Wednesday, May 24, 2006

Sleep Deprivation Linked to Weight Gain

Charlene Laino
Medscape Medical News 2006. © 2006 Medscape
May 24, 2006 (San Diego) — A new study presented here at the American Thoracic Society International Conference shows that middle-aged women who sleep 5 or fewer hours each night weigh an average of 2.5 kg more than those who sleep for at least 7 hours. "Sleep deprivation has important effects on a patient's health, so clinicians should really ask their patients about their sleep habits," said study presenter Sanjay Patel, MD, an assistant professor of medicine at Case Western Reserve University in Cleveland. "Getting a good's night sleep has already been shown to have effects on diabetes and heart disease and now we see it affects weight as well."Dr. Patel told Medscape that previous studies had already shown that women, men, and children who sleep less tend to weigh more than those who sleep more. But what had not been clear, he explained, is whether the loss of sleep caused the weight gain or vice versa. In addition to weighing more at baseline, the women who slept less tended to gain more weight over time, Dr. Patel reported. One of the most surprising findings, Dr. Patel said, was that the women who slept less actually ate less as well. .“The practicing physician really needs to stress to her patient that getting a good night’s sleep is not just a luxury,” Dr. Badr told Medscape. “It’s a mandatory way to improve your health.”ATS 2006 International Conference: Abstract C88. Presented May 23, 2006.Reviewed by Margaret Clark, RN, RRT-NPS

Tuesday, May 23, 2006

Most Americans don't get preventive healthcare

Mon May 22, 3:57 PM ET

Many Americans are failing to get the preventive medical care that could help them live longer, healthier lives, according to a new study.
Preventive measures, like a daily dose of aspirin, colon cancer screening and smoking-cessation therapy, are all effective ways to save lives and healthcare dollars, but fewer than half of Americans who need these services are getting them, the study found.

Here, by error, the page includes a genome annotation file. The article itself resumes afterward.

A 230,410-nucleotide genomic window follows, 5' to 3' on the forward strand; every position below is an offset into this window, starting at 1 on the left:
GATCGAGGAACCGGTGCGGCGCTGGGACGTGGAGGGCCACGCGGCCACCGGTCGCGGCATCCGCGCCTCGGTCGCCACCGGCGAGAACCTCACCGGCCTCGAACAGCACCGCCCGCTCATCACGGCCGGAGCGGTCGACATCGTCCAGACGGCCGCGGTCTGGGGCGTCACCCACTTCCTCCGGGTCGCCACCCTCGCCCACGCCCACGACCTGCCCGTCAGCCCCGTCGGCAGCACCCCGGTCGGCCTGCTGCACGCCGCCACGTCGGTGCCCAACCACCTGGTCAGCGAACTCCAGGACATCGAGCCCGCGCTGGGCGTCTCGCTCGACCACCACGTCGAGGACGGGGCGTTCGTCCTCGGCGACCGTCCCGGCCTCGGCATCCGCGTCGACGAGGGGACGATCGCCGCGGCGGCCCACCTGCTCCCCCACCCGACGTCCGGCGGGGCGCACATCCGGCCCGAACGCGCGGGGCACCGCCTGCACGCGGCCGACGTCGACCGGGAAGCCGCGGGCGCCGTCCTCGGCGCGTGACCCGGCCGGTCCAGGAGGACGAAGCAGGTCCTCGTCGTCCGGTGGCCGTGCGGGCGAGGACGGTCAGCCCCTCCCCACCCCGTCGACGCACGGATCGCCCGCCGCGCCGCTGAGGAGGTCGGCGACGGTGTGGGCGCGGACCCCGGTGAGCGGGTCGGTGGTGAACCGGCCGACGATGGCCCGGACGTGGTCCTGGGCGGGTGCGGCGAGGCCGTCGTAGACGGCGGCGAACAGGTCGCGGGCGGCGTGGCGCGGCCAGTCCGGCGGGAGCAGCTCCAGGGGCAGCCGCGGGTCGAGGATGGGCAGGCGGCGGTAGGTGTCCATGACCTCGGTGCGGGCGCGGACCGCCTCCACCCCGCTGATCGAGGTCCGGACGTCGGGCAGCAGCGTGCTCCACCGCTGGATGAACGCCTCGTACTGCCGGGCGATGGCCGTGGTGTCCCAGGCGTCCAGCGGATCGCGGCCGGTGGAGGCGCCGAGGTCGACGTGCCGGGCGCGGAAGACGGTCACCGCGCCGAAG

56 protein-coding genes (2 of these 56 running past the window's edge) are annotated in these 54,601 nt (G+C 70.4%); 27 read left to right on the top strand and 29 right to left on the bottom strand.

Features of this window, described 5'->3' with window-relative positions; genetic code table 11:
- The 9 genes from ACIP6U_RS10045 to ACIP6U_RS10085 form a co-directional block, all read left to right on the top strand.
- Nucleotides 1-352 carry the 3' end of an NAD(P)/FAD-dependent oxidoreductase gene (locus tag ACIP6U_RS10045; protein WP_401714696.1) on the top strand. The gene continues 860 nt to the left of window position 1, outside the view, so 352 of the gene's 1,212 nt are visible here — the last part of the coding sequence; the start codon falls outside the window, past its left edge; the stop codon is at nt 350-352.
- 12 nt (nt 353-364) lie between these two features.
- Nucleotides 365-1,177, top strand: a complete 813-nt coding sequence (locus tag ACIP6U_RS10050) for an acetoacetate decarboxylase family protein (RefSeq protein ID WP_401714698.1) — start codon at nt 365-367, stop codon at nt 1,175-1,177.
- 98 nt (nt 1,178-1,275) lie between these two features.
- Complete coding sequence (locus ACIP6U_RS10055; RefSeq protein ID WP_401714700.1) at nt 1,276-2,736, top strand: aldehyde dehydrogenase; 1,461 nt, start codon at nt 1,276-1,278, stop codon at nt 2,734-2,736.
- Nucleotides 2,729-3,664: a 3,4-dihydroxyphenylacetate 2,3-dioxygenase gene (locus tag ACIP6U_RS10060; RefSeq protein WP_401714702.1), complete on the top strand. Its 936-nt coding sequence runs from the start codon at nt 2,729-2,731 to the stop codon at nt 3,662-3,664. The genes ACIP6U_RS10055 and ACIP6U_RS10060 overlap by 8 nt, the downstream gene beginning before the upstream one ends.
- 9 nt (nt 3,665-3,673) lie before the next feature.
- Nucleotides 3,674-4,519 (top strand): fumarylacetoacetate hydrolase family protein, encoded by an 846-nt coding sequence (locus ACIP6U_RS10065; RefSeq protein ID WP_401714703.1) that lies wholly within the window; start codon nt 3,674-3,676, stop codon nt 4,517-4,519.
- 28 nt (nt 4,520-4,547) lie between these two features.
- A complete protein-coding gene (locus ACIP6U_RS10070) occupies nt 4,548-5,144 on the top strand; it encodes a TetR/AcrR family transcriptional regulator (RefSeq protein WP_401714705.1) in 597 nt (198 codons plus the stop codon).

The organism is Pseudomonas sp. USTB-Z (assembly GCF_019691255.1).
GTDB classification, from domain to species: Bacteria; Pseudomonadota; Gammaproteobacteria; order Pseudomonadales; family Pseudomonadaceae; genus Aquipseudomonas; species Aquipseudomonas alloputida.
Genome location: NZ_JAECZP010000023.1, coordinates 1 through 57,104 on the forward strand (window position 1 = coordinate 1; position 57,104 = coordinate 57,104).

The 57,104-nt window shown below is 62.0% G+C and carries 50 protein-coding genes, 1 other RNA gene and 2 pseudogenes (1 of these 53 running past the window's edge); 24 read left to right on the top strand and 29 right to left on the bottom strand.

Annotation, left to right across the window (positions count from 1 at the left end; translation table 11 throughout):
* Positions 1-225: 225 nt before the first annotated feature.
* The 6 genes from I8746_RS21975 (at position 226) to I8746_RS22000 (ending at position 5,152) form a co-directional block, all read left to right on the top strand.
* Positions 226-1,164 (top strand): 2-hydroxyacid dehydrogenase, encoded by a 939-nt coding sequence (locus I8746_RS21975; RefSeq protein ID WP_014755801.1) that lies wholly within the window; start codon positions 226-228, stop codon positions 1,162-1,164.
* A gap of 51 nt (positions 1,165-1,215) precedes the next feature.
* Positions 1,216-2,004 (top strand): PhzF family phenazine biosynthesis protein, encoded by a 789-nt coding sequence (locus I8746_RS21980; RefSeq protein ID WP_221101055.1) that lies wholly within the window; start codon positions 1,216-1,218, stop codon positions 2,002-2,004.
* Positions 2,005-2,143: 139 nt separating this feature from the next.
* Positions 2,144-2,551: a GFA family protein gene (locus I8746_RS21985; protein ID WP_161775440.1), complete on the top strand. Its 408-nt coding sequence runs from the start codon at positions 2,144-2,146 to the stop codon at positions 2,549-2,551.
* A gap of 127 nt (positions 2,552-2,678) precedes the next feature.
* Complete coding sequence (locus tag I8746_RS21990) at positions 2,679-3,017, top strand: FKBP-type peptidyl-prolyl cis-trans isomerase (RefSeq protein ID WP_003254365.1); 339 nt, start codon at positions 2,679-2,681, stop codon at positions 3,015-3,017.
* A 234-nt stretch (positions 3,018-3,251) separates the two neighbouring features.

The findings, published online by the American Journal of Preventive Medicine, are based on an analysis of more than 8,000 previously published studies. Researchers with the non-profit groups Partnership for Prevention and HealthPartners Research Foundation ranked 25 recommended preventive services according to their potential health benefits and medical-cost savings.

SOURCE: American Journal of Preventive Medicine, online May 16, 2006.

Wednesday, May 10, 2006

Obesity + Diabetes=Diabesity
Obesity often is associated with a constellation of other conditions and diseases. Obese people suffer from high blood pressure, cardiovascular disease, digestive problems, poor sleep, autoimmune disorders, pain, hormonal imbalances, neurodegenerative diseases such as Parkinson's and Alzheimer's, and frequently Type II Diabetes. The prevalence of the combination of obesity and diabetes has led doctors to coin a new phrase; diabesty. Dr. Val Jones, Founding Editor, Clinical Nutrition & Obesity, Medscape General Medicine; Instructor, Rehabilitation Medicine, New York Medical College, Saint Vincent's Hospital, New York, NY says that "America's diabesity problem is not about moral failure, laziness, or lack of effort." She recommends an integrative rehabilitative team approach to solving this problem that afflicts 1/3 of Americans.
The key to success lies not only within the team approach but with the patient's ability to change their way of thinking from quick fix to long term health. Dr. Diana Schwarzbein says that most people think of losing weight in order to become healthy when in fact it's the other way around. Healthy people lose weight. We can treat the obesity and the diabetes but the most effective treatment lies within the patient's attitude and the body's inherent ability to heal. This requires doctors to become better educated in an integrative health model and to educate our patients!
My weight loss protocol is customized for every patient according to what their issues are but there are certain core protocols that I follow. First I want to know how they are sleeping and what their stress levels are like! Does that sound strange? Let me explain. If stress is high and sleep is irregular or absent then it's likely that cortisol is high. When cortisol is high so is insulin. One action of insulin is to store fat. If we can normalize cortisol then we can normalize insulin. By doing this we achieve many great things; better sleep (and everything that goes along with that), fat loss, decreased incidence of diabetes, and a decreased chance of all the other diseases mentioned earlier in this article.
Good health is within your reach! The body wants and needs to function normally and even if polluted with toxins and excess fat it will respond to your efforts and reward you!
© Reuven M. Rosenberg, D.C.Disclaimer: Statements made pertaining to the properties and/or functions of nutritional products have not been evaluated by the Food and Drug Administration and these materials and products are not intended to diagnose, treat, cure or prevent any disease. Never discontinue medical prescriptions without the consent of your physician.